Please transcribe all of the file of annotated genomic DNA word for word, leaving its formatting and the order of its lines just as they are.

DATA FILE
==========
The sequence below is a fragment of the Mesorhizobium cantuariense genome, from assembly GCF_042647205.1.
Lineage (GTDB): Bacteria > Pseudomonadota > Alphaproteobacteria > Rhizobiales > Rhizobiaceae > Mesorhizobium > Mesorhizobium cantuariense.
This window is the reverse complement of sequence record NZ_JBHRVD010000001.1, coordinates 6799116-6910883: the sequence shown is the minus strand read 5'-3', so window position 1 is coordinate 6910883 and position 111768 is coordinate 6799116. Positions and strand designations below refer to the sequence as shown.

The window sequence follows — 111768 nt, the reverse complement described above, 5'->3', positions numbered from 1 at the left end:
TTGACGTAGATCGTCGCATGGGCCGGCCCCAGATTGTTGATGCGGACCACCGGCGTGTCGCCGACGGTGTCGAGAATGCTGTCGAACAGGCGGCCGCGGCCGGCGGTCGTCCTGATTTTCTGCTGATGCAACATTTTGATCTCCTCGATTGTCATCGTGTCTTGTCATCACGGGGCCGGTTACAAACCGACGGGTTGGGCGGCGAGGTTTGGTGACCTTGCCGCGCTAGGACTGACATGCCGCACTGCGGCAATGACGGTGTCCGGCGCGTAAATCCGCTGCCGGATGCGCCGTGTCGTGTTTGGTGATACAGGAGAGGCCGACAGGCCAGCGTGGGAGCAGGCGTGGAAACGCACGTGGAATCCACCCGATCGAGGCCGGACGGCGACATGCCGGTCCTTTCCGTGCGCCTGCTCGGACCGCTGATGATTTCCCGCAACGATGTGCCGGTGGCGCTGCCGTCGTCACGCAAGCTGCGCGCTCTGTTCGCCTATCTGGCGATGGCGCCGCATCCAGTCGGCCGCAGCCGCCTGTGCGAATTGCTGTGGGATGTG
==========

The sequence below is a fragment of the Mesorhizobium cantuariense genome, from assembly GCF_042647205.1.
Lineage (GTDB): Bacteria > Pseudomonadota > Alphaproteobacteria > Rhizobiales > Rhizobiaceae > Mesorhizobium > Mesorhizobium cantuariense.
This window is the reverse complement of sequence record NZ_JBHRVD010000001.1, coordinates 6799116-6910883: the sequence shown is the minus strand read 5'-3', so window position 1 is coordinate 6910883 and position 111768 is coordinate 6799116. Positions and strand designations below refer to the sequence as shown.

The window sequence follows — 111768 nt, the reverse complement described above, 5'->3', positions numbered from 1 at the left end:
TTGACGTAGATCGTCGCATGGGCCGGCCCCAGATTGTTGATGCGGACCACCGGCGTGTCGCCGACGGTGTCGAGAATGCTGTCGAACAGGCGGCCGCGGCCGGCGGTCGTCCTGATTTTCTGCTGATGCAACATTTTGATCTCCTCGATTGTCATCGTGTCTTGTCATCACGGGGCCGGTTACAAACCGACGGGTTGGGCGGCGAGGTTTGGTGACCTTGCCGCGCTAGGACTGACATGCCGCACTGCGGCAATGACGGTGTCCGGCGCGTAAATCCGCTGCCGGATGCGCCGTGTCGTGTTTGGTGATACAGGAGAGGCCGACAGGCCAGCGTGGGAGCAGGCGTGGAAACGCACGTGGAATCCACCCGATCGAGGCCGGACGGCGACATGCCGGTCCTTTCCGTGCGCCTGCTCGGACCGCTGATGATTTCCCGCAACGATGTGCCGGTGGCGCTGCCGTCGTCACGCAAGCTGCGCGCTCTGTTCGCCTATCTGGCGATGGCGCCGCATCCAGTCGGCCGCAGCCGCCTGTGCGAATTGCTGTGGGATGTG